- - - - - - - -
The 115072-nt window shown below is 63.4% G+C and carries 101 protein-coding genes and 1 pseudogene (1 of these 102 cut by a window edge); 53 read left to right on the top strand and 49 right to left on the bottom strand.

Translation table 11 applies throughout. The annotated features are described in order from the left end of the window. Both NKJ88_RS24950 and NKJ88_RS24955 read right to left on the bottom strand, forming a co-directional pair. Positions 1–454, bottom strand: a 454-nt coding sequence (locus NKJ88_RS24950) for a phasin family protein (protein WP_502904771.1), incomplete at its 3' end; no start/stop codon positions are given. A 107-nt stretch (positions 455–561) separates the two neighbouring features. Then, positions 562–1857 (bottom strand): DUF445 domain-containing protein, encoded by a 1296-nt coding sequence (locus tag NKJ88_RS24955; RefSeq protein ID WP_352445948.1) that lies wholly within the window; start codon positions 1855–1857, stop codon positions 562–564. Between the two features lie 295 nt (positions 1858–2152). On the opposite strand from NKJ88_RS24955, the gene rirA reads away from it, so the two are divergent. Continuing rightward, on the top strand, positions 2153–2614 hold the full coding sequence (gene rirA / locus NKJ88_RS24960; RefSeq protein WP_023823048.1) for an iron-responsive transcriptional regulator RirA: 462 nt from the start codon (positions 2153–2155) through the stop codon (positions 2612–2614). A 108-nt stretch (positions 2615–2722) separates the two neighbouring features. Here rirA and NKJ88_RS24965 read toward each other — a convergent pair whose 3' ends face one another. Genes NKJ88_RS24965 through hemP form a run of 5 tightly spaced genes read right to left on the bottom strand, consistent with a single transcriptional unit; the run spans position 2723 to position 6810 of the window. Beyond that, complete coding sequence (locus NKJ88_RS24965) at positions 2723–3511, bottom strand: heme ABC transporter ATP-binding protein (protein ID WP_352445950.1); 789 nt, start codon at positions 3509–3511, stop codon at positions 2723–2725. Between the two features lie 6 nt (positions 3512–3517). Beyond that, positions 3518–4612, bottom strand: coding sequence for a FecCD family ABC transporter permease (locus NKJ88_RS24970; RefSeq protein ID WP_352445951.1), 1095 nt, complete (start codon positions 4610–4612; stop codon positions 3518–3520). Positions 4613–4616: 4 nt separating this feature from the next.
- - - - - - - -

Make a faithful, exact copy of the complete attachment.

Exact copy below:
The 115072-nt window shown below is 63.4% G+C and carries 101 protein-coding genes and 1 pseudogene (1 of these 102 cut by a window edge); 53 read left to right on the top strand and 49 right to left on the bottom strand.

Translation table 11 applies throughout. The annotated features are described in order from the left end of the window. Both NKJ88_RS24950 and NKJ88_RS24955 read right to left on the bottom strand, forming a co-directional pair. Positions 1–454, bottom strand: a 454-nt coding sequence (locus NKJ88_RS24950) for a phasin family protein (protein WP_502904771.1), incomplete at its 3' end; no start/stop codon positions are given. A 107-nt stretch (positions 455–561) separates the two neighbouring features. Then, positions 562–1857 (bottom strand): DUF445 domain-containing protein, encoded by a 1296-nt coding sequence (locus tag NKJ88_RS24955; RefSeq protein ID WP_352445948.1) that lies wholly within the window; start codon positions 1855–1857, stop codon positions 562–564. Between the two features lie 295 nt (positions 1858–2152). On the opposite strand from NKJ88_RS24955, the gene rirA reads away from it, so the two are divergent. Continuing rightward, on the top strand, positions 2153–2614 hold the full coding sequence (gene rirA / locus NKJ88_RS24960; RefSeq protein WP_023823048.1) for an iron-responsive transcriptional regulator RirA: 462 nt from the start codon (positions 2153–2155) through the stop codon (positions 2612–2614). A 108-nt stretch (positions 2615–2722) separates the two neighbouring features. Here rirA and NKJ88_RS24965 read toward each other — a convergent pair whose 3' ends face one another. Genes NKJ88_RS24965 through hemP form a run of 5 tightly spaced genes read right to left on the bottom strand, consistent with a single transcriptional unit; the run spans position 2723 to position 6810 of the window. Beyond that, complete coding sequence (locus NKJ88_RS24965) at positions 2723–3511, bottom strand: heme ABC transporter ATP-binding protein (protein ID WP_352445950.1); 789 nt, start codon at positions 3509–3511, stop codon at positions 2723–2725. Between the two features lie 6 nt (positions 3512–3517). Beyond that, positions 3518–4612, bottom strand: coding sequence for a FecCD family ABC transporter permease (locus NKJ88_RS24970; RefSeq protein ID WP_352445951.1), 1095 nt, complete (start codon positions 4610–4612; stop codon positions 3518–3520). Positions 4613–4616: 4 nt separating this feature from the next.